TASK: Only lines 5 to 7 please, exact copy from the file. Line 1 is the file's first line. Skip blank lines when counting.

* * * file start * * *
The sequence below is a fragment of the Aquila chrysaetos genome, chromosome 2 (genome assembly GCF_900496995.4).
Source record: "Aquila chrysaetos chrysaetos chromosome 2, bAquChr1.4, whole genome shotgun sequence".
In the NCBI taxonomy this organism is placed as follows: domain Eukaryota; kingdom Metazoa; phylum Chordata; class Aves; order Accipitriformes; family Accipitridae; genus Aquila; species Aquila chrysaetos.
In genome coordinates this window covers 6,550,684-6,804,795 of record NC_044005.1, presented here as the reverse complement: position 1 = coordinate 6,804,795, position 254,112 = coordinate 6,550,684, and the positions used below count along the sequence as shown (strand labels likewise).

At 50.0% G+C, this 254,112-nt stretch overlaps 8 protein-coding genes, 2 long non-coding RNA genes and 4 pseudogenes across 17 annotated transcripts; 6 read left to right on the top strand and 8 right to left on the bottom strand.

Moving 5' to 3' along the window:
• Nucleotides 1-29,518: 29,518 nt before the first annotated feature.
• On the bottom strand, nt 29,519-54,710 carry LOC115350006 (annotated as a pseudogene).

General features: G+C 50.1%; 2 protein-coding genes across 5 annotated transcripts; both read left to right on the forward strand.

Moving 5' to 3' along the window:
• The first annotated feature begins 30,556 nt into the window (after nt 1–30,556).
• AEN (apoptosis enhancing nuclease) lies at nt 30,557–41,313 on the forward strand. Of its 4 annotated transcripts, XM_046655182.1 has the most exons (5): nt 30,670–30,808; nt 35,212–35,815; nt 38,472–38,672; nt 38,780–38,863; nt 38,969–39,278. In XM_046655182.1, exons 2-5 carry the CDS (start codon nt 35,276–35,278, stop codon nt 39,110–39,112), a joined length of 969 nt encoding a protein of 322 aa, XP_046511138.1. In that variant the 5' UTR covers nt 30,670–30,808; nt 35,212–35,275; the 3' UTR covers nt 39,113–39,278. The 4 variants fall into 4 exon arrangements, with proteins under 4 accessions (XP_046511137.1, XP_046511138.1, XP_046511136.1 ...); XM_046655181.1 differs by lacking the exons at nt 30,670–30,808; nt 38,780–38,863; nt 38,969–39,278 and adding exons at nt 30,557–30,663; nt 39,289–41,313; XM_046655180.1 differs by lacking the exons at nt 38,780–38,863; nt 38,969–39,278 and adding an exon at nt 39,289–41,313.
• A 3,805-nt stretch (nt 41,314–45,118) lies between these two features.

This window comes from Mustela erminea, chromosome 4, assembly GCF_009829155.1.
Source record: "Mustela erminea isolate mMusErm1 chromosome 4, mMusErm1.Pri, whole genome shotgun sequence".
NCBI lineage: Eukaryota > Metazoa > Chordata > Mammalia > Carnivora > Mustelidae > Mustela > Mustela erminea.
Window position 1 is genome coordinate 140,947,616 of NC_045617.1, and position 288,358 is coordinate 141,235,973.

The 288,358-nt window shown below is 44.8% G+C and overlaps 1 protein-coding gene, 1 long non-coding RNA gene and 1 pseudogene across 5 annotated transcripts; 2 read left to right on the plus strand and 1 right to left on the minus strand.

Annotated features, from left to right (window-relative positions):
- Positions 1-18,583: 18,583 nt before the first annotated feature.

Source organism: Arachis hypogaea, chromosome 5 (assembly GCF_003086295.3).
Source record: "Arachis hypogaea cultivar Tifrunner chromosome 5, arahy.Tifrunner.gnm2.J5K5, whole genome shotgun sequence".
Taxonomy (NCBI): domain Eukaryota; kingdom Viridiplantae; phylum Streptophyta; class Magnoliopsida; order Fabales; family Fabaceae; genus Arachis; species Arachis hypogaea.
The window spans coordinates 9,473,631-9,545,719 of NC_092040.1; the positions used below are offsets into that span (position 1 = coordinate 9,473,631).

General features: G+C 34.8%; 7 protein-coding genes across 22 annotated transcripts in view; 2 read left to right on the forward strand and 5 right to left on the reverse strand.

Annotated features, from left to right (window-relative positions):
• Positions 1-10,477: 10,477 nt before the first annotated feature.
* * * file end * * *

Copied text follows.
At 50.0% G+C, this 254,112-nt stretch overlaps 8 protein-coding genes, 2 long non-coding RNA genes and 4 pseudogenes across 17 annotated transcripts; 6 read left to right on the top strand and 8 right to left on the bottom strand.

Moving 5' to 3' along the window:
• Nucleotides 1-29,518: 29,518 nt before the first annotated feature.